By Tom Mattingly
It was Monday, Nov. 21, 1891, when Tennessee played its first football game in Chattanooga against the University of the South, also known as Sewanee. For perspective, Robert Reese Neyland had not yet been born, making his earthly debut on Feb. 27, 1892, in Greenville, Texas. Dean Nathan Washington Dougherty, born on March 23, 1886, in Scott County, Va., was five years old.
There were no defining moments, nothing to suggest what might be in the offing in the years to come. The final tally was 24-0, Sewanee. It was obviously a difficult beginning, but the die seemed cast for intercollegiate football in Knoxville.
There had been another game scheduled that day at Maryville, as historian Ronald R. Allen has written in “Nose Guards and Wild Cards: Football at the University of Tennessee in the Nineteenth Century” (2008). But that game was never played.
“The game of football is beginning to obtain a foothold here,” the Knoxville Journal reported on Nov. 20, 1891. “The cadets of the university have organized a team, and they go to Chattanooga tomorrow to meet the Sewanee team. The rush line is a heavy one and in it is numbered Mr. Denlinger, an ex-Princeton player, who is now professor in the university gymnasium.”
The Vols started the following players: Robert L. Hays, “center rush,” 205 pounds; James R. Wood, left guard, 190 pounds; Charles C. Moore, Jr., right guard; 150 pounds, Herbert R. Lathrop, left tackle, 155 pounds; Edwin S. Werts, right tackle, 150 pounds; Charles McClung Rhea, left end, 145 pounds; John B. Cox right end, 150 pounds; Howard A. Ijams, quarterback, 110 pounds; Shirley E. Spence, halfback, 140 pounds; H. K. Denlinger, halfback and coach, 160 pounds; and Charles A. Mooers, fullback, 150 pounds. All except Hayes are listed as Tennessee football lettermen.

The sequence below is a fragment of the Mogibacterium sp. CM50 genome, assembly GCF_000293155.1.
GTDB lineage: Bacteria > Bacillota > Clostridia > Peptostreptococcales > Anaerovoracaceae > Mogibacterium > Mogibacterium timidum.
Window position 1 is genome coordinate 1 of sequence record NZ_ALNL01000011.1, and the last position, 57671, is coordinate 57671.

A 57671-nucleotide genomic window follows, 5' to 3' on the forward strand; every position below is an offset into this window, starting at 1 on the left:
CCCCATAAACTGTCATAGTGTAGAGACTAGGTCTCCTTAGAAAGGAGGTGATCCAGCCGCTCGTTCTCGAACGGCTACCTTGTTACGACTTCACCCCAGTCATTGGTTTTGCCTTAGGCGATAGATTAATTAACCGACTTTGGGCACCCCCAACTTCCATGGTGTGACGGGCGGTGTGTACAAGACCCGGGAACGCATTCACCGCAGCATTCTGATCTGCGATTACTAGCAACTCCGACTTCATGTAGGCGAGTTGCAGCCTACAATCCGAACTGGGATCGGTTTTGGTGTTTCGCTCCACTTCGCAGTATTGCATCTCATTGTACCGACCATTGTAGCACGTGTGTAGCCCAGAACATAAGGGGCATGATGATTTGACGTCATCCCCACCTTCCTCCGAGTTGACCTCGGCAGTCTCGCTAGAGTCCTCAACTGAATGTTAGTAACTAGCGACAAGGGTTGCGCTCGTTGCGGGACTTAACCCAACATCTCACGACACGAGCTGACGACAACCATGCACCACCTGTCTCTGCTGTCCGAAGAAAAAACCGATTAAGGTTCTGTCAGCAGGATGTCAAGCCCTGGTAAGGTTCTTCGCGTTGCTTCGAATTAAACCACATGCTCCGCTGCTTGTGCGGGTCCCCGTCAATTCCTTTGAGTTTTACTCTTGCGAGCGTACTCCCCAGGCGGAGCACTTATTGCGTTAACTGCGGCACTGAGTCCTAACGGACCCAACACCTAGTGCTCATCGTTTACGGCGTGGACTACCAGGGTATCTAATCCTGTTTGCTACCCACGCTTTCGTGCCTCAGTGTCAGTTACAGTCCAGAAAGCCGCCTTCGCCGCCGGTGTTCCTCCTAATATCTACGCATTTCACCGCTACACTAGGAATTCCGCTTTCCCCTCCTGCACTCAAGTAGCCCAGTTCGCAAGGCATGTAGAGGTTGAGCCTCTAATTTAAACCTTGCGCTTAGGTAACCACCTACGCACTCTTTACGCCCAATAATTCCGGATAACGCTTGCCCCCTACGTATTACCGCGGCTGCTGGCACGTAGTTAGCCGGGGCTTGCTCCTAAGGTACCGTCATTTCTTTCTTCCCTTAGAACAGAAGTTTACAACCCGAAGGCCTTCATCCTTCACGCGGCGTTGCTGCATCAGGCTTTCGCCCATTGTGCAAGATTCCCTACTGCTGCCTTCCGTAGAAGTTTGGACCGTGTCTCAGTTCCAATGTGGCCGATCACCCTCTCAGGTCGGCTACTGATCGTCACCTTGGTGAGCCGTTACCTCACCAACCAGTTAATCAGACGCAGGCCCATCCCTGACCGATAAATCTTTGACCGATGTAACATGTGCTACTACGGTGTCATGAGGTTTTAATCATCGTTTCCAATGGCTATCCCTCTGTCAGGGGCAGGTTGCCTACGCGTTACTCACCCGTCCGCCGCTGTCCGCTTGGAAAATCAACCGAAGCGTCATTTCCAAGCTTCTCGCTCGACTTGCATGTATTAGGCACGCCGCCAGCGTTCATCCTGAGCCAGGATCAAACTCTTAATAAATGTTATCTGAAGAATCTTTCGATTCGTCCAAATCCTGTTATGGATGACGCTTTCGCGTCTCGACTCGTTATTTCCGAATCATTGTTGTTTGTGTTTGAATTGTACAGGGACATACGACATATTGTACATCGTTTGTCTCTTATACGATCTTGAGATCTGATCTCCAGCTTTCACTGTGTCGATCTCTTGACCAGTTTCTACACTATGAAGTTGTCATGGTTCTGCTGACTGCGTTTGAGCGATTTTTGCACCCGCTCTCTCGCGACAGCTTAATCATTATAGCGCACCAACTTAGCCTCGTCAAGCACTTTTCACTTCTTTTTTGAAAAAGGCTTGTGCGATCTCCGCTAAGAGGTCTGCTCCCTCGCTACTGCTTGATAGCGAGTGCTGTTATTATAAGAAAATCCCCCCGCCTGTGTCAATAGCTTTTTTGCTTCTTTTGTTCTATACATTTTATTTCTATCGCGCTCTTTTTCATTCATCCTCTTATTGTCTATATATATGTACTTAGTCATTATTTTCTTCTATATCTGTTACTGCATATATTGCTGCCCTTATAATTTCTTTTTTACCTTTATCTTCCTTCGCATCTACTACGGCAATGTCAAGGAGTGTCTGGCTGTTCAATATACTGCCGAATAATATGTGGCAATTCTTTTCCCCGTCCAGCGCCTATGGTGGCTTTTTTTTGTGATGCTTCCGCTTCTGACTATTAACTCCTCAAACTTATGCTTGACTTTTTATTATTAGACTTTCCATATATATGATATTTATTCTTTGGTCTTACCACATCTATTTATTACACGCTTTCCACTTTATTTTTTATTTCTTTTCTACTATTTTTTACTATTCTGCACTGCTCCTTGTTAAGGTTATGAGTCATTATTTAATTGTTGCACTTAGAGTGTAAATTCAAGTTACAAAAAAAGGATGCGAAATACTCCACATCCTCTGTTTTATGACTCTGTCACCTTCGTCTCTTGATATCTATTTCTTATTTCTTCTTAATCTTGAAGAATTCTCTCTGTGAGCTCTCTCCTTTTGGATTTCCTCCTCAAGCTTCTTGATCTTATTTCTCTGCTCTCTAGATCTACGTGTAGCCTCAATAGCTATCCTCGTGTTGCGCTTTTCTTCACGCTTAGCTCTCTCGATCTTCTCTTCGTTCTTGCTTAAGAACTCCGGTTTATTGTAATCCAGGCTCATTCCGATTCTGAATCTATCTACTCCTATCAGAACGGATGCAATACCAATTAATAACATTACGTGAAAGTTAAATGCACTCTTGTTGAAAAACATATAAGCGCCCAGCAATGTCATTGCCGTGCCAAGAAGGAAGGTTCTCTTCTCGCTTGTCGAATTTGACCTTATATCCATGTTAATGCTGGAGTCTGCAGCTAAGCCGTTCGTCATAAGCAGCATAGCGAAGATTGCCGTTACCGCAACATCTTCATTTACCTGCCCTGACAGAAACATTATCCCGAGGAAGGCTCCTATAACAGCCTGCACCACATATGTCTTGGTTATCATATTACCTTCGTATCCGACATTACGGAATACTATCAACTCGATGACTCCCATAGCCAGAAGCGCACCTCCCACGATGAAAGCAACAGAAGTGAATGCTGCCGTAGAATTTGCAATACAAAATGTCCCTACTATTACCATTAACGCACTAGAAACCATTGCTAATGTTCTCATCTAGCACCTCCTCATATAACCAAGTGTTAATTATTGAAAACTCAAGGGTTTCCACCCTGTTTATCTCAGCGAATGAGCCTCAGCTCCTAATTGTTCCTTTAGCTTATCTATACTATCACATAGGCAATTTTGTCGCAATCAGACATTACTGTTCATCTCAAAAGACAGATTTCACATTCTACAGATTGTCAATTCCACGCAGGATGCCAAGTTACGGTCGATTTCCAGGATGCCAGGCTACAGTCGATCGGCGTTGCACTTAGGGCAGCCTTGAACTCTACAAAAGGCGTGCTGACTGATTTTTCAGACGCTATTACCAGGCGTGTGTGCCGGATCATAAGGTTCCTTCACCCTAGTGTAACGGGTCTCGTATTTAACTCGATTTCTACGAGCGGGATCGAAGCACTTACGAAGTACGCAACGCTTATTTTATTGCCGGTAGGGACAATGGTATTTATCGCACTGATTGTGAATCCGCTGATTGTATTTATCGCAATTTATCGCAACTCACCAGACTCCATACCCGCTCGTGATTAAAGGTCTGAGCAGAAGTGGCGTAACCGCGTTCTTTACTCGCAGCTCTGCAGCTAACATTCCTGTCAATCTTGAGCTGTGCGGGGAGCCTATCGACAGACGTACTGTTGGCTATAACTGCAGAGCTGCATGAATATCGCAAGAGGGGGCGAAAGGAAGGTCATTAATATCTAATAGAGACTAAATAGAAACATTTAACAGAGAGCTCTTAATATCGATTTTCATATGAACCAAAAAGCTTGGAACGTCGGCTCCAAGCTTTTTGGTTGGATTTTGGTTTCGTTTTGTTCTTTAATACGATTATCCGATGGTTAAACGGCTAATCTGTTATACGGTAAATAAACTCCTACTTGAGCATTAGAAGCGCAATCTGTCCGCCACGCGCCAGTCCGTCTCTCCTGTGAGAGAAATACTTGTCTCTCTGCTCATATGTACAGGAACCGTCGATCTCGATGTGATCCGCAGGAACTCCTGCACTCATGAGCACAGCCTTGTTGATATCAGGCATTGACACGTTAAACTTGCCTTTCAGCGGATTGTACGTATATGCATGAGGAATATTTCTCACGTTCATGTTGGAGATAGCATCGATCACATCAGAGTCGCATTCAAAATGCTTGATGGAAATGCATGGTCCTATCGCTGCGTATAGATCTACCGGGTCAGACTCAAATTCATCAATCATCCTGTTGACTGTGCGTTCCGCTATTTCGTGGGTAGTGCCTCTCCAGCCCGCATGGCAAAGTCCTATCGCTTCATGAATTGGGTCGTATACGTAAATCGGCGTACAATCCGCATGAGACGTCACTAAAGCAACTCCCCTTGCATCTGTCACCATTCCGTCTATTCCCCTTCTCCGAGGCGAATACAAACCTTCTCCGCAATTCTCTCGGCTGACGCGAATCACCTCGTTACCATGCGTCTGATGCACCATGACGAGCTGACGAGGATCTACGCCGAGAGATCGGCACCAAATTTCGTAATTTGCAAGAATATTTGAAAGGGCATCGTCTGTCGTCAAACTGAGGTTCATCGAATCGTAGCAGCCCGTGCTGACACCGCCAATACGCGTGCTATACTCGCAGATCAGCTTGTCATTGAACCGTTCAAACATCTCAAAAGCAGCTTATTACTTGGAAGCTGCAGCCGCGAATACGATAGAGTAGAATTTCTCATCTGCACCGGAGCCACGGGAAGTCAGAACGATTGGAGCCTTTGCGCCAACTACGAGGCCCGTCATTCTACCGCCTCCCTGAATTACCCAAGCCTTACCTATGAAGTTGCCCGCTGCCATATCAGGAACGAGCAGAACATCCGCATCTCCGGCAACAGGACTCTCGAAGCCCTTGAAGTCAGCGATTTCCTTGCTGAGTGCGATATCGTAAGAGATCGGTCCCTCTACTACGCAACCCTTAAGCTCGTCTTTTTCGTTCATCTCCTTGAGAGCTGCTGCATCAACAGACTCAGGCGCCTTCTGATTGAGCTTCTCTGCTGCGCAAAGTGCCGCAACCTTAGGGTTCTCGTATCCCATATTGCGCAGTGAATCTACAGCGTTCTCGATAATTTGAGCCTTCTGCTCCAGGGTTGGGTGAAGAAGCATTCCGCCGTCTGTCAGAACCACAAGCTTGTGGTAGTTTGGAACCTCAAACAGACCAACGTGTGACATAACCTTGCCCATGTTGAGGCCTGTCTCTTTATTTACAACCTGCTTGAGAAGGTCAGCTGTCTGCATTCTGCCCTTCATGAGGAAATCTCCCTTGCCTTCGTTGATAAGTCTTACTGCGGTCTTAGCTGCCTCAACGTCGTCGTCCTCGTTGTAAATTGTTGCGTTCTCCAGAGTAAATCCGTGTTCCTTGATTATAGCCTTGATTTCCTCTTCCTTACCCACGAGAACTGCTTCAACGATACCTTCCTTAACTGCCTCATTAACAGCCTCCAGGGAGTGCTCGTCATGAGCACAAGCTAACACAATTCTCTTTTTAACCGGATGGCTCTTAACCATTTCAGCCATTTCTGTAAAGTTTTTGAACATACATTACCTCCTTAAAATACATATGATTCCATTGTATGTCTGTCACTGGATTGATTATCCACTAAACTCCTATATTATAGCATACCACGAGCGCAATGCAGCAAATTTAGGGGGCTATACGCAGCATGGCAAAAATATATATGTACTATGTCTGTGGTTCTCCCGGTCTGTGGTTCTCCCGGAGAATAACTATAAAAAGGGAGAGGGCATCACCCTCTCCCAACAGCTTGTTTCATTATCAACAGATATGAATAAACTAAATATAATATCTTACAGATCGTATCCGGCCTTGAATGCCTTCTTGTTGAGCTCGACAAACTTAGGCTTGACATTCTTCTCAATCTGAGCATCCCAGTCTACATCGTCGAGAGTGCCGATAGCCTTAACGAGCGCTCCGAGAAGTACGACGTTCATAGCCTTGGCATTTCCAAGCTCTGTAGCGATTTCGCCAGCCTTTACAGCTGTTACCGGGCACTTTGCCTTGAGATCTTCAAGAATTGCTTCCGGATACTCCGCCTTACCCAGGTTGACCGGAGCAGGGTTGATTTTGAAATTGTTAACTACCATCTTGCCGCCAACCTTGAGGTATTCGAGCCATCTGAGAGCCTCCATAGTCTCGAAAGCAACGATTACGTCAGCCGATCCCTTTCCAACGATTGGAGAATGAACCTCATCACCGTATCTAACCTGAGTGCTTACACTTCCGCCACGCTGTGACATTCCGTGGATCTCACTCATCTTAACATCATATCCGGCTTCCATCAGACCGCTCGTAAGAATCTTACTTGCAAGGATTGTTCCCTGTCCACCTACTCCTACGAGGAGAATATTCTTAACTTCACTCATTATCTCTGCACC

Moore was captain of the 1892 team and is given credit for school colors being orange and white, although it would be 1922 before the Vols would appear in the now-famous orange jerseys.
For many fans, however, baseball was the sport of choice on campus. In what had passed for pre-game coverage of the Sewanee game, the Knoxville Journal also noted that, “If we are routed in this game, we will send our baseball team down next spring to balance up accounts.”
In his 1973 history of Tennessee football, Russ Bebb reported that the results of the game were not reported in Knoxville newspapers until Nov. 25. Bebb wrote that the story was “probably reluctantly” printed. There had been a brief mention in the Journal’s Nov. 22 edition of the game being played, but offering no details.
Game reports, albeit sketchy, indicated that the contest was more like rugby. Reports also indicated that around 100 fans witnessed the game. There are larger crowds these days at “closed scrimmages” on campus.
The headline of the Nov. 25 Journal story was vintage: “SEWANEE WON: Our University Boys Are Not In It With Them.” The game story, brief as it was, was “buried on page 7,” Bebb wrote.
“The down train this a.m. brought 46 Knoxville boys from the University of Tennessee, who came to meet the Sewanee boys and contest for the football championship of the state,” wrote an unnamed journalist, who may or may not have actually attended the game. “The Sewanee team came the night previous. Sewanee wore the purple colors, Knoxville the Orange and White, and the two teams have owned the town. A heavy rain had been falling all day, and the boys played in the rain. Sewanee won easily by the score of 24 to nothing. After the game, all the boys took in the theatre.”
A campus publication called the “University Student” reported that one player was undaunted by the outcome. “It was the first game of our team, and was played after a long tiresome ride that morning. We are not ashamed of our defeat, for it took a good team to beat us.”
Sewanee won 10 of the first 11 games against the Vols by a combined 246-24 margin. The Vols turned things around starting in 1914, winning the next 11 contests by a 269-29 count, with the teams ceasing the series after the 1939 season. A charter member of the SEC in 1933, Sewanee left in 1940 after losing 37 games in as many tries against conference members.
Talk about your humble beginnings, that late November day in 1891.
The beginnings may have been humble, but there has been nothing humble about the growth and development of the Vol football program over the ensuing 130 years.